S. James Anaya and Claudio Grossman
indigenous communities, Nicaragua, Mayagna, sumo, environmental protection, equality, land rights, America, human rights systems, Awas Tingni, international law, logging, preservation of culture, natural resources, developing nations, displacement, sustainable development
The people of Awas Tingni did not set about to forge an international
legal precedent with implications for indigenous peoples throughout the world, yet that is what they have done. Awas Tingni is one of numerous Mayagna, or Sumo, indigenous communities in the isolated Atlantic Coast region of Nicaragua. The Community has sought simply, but doggedly, to be secure in the peaceful possession of traditional lands. It has achieved a major step toward that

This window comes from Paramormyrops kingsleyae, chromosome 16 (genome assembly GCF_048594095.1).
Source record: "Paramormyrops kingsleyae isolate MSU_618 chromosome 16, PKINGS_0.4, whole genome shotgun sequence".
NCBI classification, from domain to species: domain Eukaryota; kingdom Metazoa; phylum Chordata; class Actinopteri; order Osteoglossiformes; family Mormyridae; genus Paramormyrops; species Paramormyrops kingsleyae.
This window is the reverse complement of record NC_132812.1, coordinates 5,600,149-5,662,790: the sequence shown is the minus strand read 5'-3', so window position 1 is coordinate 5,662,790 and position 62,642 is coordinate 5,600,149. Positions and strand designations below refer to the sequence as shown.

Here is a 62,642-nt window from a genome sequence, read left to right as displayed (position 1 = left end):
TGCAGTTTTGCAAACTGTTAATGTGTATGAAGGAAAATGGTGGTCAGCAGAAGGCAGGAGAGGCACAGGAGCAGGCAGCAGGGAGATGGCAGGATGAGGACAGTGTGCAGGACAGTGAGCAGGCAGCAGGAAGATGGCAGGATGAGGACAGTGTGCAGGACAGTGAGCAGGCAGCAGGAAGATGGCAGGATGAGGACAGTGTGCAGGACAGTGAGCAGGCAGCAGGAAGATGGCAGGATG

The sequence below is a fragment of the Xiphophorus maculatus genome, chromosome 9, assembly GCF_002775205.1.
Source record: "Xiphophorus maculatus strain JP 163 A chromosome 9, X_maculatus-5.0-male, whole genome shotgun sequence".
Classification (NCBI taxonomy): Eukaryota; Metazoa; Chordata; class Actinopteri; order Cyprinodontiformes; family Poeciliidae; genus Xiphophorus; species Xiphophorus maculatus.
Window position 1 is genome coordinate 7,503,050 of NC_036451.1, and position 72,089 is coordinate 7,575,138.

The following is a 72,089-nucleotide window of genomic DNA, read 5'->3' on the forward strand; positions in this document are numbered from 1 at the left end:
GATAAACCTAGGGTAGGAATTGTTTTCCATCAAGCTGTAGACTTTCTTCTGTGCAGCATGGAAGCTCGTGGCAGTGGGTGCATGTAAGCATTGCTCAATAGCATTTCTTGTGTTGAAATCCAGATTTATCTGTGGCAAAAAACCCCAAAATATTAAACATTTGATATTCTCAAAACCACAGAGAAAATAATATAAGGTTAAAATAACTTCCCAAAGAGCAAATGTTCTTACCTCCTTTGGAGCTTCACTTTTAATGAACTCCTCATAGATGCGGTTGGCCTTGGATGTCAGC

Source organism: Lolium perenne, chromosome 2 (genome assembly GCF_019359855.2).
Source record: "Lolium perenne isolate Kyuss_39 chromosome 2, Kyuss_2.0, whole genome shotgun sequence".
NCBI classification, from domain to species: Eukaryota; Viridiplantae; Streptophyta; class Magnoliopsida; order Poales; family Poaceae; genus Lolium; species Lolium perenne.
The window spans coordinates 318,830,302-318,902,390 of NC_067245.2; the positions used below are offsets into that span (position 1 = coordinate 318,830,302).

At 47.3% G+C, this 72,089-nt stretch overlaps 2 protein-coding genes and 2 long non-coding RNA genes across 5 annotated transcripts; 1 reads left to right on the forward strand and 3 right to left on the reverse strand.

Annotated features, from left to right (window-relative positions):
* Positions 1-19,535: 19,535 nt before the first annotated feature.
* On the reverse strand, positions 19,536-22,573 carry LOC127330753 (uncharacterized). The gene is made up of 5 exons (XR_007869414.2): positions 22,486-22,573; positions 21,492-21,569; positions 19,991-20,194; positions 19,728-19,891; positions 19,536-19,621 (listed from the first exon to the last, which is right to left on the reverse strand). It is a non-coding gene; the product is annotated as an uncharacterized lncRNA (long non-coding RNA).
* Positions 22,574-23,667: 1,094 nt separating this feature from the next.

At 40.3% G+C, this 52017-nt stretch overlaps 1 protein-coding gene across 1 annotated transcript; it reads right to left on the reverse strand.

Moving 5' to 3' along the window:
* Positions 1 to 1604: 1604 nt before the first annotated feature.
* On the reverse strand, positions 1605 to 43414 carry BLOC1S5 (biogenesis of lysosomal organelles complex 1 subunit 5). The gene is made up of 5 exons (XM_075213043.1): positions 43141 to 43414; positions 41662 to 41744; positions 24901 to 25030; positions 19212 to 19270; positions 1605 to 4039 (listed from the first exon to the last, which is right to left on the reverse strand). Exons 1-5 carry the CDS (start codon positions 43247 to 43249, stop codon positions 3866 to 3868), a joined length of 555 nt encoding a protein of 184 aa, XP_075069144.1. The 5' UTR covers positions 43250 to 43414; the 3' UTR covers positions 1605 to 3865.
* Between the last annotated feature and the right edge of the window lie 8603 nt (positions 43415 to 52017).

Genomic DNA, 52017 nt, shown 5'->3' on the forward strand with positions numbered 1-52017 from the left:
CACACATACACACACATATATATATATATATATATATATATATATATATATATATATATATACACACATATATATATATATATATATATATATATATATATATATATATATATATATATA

end, and more. The Community’s identity in the minds of outsiders is now merged with that of a landmark case, The Case of the Mayagna (Sumo) Awas Tingni Community v. Nicaragua, decided by the Inter-American Court of Human Rights on August 31, 2001.
(2002) 19 Arizona Journal of International and Comparative Law 1.